The effect of moringa leaf extract (MLE) on growth and development, mineral composition and antioxidant properties of radish (raphanus sativus) and green beans (phaseolus vulgaris)
Mabaso, Makungu Charmaine.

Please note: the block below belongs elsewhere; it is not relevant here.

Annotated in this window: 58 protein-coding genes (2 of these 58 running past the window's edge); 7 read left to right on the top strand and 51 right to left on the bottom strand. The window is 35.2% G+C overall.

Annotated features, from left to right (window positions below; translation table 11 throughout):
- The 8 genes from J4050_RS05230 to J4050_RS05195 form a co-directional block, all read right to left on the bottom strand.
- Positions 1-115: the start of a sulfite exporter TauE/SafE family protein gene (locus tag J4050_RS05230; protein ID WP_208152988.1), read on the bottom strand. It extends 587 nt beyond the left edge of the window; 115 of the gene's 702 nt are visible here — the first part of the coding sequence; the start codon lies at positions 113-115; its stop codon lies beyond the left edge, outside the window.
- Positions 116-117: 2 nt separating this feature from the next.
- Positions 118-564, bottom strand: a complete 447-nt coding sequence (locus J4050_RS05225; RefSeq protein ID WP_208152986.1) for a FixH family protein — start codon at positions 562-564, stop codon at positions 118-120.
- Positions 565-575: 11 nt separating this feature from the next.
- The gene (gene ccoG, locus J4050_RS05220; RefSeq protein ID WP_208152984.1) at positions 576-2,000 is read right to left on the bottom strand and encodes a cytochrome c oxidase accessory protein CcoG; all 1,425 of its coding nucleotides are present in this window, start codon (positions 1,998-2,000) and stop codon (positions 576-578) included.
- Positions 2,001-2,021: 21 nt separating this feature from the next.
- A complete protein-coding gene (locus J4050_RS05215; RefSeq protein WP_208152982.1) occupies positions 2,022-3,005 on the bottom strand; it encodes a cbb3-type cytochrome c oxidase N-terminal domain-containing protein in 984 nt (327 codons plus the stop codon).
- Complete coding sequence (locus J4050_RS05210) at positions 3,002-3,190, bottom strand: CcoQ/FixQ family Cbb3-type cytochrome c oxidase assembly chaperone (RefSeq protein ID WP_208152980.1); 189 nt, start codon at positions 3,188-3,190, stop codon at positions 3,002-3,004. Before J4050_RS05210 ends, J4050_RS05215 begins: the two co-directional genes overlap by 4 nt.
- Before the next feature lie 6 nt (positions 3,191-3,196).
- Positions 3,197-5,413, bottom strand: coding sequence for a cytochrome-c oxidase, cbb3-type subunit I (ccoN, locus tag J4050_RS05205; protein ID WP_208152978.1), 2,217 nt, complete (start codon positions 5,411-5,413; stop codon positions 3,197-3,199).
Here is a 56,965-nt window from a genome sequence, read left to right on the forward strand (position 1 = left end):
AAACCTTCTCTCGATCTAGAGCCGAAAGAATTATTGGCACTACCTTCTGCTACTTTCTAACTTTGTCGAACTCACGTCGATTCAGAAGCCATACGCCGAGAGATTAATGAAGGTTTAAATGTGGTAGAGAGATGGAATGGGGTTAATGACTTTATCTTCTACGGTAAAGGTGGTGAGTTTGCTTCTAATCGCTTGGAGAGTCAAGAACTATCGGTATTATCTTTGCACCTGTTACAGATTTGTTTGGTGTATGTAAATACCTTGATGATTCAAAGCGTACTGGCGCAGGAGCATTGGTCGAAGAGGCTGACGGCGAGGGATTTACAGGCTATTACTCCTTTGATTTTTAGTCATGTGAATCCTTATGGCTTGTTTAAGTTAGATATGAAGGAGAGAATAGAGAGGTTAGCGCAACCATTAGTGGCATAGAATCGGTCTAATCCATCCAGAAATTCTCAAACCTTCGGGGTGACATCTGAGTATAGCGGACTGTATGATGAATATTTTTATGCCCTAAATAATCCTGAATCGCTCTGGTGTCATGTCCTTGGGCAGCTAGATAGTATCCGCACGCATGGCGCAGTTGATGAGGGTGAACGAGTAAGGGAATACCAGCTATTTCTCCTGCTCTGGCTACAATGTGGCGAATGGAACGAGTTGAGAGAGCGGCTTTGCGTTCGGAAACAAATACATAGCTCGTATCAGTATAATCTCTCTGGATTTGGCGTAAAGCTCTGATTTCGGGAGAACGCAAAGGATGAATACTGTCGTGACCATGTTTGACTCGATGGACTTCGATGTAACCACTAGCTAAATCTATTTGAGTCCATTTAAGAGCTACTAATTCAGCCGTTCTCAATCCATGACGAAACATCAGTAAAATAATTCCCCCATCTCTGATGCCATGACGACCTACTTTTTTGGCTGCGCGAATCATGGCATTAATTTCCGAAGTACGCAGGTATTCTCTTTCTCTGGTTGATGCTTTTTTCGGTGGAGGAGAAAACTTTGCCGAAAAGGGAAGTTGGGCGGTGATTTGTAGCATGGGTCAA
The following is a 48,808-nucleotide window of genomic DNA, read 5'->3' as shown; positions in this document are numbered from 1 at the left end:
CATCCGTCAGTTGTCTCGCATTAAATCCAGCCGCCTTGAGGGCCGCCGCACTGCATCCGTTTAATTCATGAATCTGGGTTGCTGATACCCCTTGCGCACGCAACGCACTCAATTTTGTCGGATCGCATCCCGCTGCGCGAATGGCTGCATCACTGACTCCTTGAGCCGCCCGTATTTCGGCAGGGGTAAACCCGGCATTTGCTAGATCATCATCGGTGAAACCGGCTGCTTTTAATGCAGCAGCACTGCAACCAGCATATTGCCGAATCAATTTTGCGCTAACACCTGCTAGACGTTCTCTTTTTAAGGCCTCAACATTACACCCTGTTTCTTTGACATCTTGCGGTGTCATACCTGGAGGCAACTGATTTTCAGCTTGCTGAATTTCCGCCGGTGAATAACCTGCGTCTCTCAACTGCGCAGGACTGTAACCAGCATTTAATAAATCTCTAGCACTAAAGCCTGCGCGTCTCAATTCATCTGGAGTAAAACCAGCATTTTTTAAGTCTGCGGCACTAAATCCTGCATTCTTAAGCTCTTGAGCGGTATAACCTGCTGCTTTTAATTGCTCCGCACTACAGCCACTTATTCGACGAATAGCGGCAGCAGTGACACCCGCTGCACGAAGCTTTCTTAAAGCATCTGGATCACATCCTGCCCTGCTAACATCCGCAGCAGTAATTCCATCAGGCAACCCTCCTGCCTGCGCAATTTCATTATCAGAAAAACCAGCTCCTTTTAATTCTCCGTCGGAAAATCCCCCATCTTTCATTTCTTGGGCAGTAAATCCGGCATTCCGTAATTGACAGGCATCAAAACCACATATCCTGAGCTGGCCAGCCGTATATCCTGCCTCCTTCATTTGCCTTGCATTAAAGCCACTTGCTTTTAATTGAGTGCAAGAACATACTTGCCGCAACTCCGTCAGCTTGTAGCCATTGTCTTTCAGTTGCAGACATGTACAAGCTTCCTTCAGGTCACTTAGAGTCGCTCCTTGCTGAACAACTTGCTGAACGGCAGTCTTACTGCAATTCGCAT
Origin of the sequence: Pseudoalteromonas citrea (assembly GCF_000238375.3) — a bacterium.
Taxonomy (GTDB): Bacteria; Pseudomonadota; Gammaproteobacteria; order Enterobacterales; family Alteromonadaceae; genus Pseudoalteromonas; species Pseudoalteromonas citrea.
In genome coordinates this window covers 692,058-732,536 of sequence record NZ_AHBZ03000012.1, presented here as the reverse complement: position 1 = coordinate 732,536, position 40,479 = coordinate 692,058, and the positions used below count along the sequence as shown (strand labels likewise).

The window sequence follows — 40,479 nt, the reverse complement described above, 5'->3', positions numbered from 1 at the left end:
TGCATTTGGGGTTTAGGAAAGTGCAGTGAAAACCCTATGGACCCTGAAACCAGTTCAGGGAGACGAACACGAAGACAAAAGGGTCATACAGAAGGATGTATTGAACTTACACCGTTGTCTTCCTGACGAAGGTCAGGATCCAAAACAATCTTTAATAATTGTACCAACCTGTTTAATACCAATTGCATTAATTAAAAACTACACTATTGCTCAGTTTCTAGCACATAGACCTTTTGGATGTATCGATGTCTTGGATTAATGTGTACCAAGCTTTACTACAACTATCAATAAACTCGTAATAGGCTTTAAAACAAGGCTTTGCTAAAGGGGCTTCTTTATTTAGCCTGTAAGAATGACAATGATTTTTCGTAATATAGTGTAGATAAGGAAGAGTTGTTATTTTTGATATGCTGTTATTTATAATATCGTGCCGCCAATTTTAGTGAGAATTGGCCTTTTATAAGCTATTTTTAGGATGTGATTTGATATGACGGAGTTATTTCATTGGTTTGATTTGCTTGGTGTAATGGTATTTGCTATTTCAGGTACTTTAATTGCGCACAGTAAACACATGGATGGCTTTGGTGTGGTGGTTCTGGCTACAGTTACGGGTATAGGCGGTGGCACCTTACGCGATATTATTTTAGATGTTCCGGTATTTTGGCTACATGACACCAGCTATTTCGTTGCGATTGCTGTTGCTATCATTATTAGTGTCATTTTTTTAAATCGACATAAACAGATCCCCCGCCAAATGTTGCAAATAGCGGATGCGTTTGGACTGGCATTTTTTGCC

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Besides enhancing food production, one of the major challenges of the agricultural sector is to provide essential minerals and nutrients to humans for the maintenance of a healthy body, not only from a caloric perspective, but also through the provision of antioxidant compounds. It is believed that two-thirds of the world’s plants have medicinal properties and many of these plants have high antioxidant potential. Natural antioxidants, such as flavonoids, vitamin C, tocopherols and other phenolic compounds are known to be present in many plants. Moringa oleifera is one of such plants that has been identified to contain natural antioxidants; particularly the leaves of moringa are a good source of natural antioxidants due to the presence of phenolics, carotenoids, ascorbic acid and flavonoids. While the effect of such plant material on human health has become common subject of investigation, little is known on the effect of moringa leaf extracts applied to plants to enhance their resistance and antioxidant potential. The aim of the experiment was to evaluate the effect of moringa leaf extract (MLE) on the growth and development, mineral composition and antioxidant properties of radish (Raphanus sativus) and green beans (Phaseolus vulgaris). The experiment was laid out in a completely randomized design with five replications and comprised of three treatments, viz. (Control, only inorganic fertilizer Calmag+B (5 g/plant) (T1), common fertilizer plus MLE 100% (T2) (20 g/L dried moringa powder (obtained from Run KZN, Pietermaritzburg, South Africa)) and MLE 50% (T3) (T2 diluted to 50% with 100% methanol). Applications of MLE was carried out during the flowering stage, pod formation stage and prior to harvest. The obtained results demonstrate that MLE applications increased growth and development of both crops (leaf size, pod size, number of flowers, number of matured leaves and, at final harvest, above and below ground fresh and dry mass). Among the various MLE treatments, MLE 50% resulted in higher growth development and yield parameters on both radish and green bean plants compared with the MLE 100% and control plants. The mineral composition of radish leaves, storage roots and green bean pods was carried out by an independent laboratory. Applications of the treatments had significant influence (p < 0.05) on plants, with MLE-treated plants obtaining higher mineral concentrations compared with the control plants. Treatment with MLE also significantly (p < 0.05) increased antioxidant properties, particularly total antioxidants, anthocyanin, ascorbic acid and total chlorophyll concentrations, with MLE 50% producing plants of the highest overall antioxidant properties. This treatment could, therefore, be possibly employed as a method to obtain healthier, organic vegetables.